About This Project

J. A. Stauffer / Vienna

The guitar is part of the of the collection Mahn- und Gedenkstaette Ravensbrueck. Ravensbrück concentration camp, built by the SS in 1939, was the largest women’s concentration camp in the German Reich.

The guitar was owned by Cölestine Hübner, an Austrian woman who worked as a singer in Vienna’s wine taverns before her arrest. She was allowed to take along her guitar to the camp, but had to play and sing for the SS during their ‘Viennese Evenings’. She also performed as one half of ‘Tini and Mimi’, a duo she formed with Hermine Freiberger, another Austrian inmate at Ravensbrück.

At some point, the guitar was treated with a modern varnish, probably in order to stabilise or cover the cracks that were already showing back then. Donated to the Memorial in 2011, the guitar went on display in 2013, placed in a climate-controlled vitrine. With the support of Ravensbrück’s International Friends Association (IFK e.V.), which organised a benefit in order to raise funds for this purpose, the guitar’s restoration was begun in 2018.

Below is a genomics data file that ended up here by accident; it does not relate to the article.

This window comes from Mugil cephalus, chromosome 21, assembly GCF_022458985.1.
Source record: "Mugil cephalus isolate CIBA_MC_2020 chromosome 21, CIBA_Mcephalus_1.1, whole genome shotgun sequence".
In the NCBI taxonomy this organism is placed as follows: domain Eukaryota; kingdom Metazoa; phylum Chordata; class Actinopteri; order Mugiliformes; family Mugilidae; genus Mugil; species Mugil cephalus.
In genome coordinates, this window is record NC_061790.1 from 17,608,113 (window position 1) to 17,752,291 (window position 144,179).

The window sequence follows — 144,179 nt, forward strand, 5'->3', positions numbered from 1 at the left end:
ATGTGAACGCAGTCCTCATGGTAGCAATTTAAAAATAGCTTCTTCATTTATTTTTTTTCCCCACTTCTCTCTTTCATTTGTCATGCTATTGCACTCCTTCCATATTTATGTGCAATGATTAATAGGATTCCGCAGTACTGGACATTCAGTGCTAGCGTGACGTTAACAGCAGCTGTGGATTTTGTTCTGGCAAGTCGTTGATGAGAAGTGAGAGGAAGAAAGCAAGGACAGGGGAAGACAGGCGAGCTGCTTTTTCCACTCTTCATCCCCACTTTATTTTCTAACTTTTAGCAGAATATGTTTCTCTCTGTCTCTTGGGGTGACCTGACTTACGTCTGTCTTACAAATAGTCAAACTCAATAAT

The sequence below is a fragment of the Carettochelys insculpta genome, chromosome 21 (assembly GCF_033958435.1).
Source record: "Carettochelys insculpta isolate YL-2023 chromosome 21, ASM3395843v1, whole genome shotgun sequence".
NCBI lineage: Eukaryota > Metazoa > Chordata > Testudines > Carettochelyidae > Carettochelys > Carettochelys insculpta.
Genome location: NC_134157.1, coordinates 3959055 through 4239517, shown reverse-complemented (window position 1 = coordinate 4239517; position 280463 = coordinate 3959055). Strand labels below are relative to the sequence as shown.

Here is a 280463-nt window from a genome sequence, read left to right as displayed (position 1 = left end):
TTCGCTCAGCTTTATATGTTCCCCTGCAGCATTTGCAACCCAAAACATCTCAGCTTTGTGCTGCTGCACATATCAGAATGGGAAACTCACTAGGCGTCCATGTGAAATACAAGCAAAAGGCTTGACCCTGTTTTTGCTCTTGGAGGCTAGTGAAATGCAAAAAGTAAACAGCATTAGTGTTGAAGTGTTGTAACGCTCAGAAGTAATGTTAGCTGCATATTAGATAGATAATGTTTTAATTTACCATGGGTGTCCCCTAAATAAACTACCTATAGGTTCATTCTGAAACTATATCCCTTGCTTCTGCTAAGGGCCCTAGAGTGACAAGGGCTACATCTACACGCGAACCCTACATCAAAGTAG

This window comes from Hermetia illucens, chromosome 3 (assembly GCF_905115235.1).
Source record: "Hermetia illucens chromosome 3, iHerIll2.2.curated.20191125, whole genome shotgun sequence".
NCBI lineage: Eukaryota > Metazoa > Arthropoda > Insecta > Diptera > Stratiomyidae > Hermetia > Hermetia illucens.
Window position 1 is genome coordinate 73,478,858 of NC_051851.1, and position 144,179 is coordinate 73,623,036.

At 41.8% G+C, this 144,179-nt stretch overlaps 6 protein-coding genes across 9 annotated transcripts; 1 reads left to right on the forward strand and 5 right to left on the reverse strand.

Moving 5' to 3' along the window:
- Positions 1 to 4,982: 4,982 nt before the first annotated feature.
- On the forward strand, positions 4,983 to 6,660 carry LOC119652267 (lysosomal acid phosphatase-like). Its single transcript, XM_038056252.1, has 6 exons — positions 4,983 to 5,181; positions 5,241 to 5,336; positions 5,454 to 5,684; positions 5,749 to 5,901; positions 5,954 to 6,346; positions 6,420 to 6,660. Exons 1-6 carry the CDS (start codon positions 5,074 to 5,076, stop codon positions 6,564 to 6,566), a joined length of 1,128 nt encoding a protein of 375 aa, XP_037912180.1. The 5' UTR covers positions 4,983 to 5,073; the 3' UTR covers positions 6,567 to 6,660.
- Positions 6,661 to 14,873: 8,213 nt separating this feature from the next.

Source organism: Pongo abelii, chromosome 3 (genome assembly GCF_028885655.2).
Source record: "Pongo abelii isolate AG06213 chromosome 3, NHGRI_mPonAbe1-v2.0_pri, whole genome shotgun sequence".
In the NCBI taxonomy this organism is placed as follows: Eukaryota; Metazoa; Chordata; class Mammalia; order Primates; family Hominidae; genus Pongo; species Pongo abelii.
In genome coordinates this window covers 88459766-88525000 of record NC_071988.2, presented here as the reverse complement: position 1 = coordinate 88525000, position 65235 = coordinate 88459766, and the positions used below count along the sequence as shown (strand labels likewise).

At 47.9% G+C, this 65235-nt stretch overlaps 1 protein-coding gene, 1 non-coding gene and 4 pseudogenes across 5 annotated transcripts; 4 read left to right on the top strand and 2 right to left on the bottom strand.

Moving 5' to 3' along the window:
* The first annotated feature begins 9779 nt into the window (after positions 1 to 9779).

But first, a plan of action had to be worked out for the restoration effort. The Memorial decided upon a passive conservation strategy. It was the guitar maker and restorer Philipp Neumann (of Leipzig and Antwerp) who was entrusted with the restoration. This included the installation of small blocks to stabilise the cracks in the soundboard, and reglueing the loose sides around the backboard’s bracing. An analysis of the surface treatment showed that the modern coating was an alkyd resin varnish, one that could be stripped from the original shellac without harm. The cleaned surface was then given a coat of beeswax. Originally built by Johann Anton Stauffer in Vienna around 1843–48, this guitar is back on display in Room 4, which is dedicated to ‘Solidarity and Self-Preservation’

more information and quoted from:

download restoration documentation:    Dokumentation